In a recent interview, the CTO of Messagelabs Mark Sunner claimed the current attitude of ISPs to malware is akin to a water company pumping raw sewage to customers and expecting them to clean it up..
"Advanced scanning needs to be shifted upstream to the Internet level, where it is possible to be proactive as opposed to reactive. Governments really need to put additional pressure on the ISPs to take ownership of the problem, and to filter the connections that they are providing to businesses and to home users," he said.
At the time this analogy seemed a bit overblown but it is an attitude that seems to be gaining ground. Richard Clarke, ex-US cybersecurity Czar, intimated a similar line when he claimed service providers should be taking more responsibility when it comes to the rise in the number of distributed denial of service (DDOS) attacks – which cripple web sites by flooding them with requests from multiple sources.
Similar comments have also been made by the chief technology officer of betting exchange Betfair
while research company Mori released a survey this week claiming that that 58 percent of 1,006 consumer respondents said ISPs needed to work harder to protect their customers.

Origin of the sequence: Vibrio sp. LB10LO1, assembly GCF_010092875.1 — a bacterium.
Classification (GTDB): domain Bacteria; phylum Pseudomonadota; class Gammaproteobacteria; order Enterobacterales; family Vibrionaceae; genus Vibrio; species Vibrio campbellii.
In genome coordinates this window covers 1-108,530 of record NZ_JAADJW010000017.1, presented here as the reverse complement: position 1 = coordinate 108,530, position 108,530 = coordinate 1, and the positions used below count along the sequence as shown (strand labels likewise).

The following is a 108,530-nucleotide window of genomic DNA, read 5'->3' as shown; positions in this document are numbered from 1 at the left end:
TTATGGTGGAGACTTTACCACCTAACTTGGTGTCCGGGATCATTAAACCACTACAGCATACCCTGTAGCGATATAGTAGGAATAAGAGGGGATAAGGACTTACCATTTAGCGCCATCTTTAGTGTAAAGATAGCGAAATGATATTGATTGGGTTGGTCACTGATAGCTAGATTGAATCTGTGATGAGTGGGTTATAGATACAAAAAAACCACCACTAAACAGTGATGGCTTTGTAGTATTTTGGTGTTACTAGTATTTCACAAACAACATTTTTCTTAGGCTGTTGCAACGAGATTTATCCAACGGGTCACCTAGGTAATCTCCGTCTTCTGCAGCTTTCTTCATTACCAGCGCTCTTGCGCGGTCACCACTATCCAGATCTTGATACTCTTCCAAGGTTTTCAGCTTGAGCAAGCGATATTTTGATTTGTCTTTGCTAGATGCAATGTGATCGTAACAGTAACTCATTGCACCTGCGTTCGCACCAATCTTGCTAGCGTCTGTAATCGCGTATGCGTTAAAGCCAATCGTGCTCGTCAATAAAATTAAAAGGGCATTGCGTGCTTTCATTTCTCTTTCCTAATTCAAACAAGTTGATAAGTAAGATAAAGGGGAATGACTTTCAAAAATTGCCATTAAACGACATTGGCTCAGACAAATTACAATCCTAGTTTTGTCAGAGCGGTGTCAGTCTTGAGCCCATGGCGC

The response from ISPs has been unusually frank and abrupt in these days of PR-polished corporate communications. The UK's two leading telcos -- BT and Cable & Wireless -- responded to calls for them to do more about security and specifically DDoS attacks by claiming those kinds of 'extra' services don't come for free.
Government intervention is needed for anything to change it seems. Pressure could well come in the shape of the communications watchdog Ofcom if the organisation's remit eventually embraces Internet regulation.
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'Clean up this Internet effluent now'
Messagelabs CTO Mark Sunner claims that ISPs allowing unfiltered traffic to flow to customers is like a water authority pumping out raw sewage